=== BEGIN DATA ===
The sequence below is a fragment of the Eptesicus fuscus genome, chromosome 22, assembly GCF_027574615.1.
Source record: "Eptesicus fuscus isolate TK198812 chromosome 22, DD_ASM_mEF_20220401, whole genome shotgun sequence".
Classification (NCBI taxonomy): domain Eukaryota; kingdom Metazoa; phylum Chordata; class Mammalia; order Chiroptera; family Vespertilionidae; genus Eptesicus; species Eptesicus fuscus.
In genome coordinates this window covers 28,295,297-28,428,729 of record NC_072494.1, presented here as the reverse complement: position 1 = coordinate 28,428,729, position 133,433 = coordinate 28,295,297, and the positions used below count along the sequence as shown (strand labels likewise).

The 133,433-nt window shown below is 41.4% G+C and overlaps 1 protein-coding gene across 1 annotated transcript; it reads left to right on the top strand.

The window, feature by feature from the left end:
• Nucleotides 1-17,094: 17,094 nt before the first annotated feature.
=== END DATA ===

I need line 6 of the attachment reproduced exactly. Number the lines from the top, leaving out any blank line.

The window, feature by feature from the left end: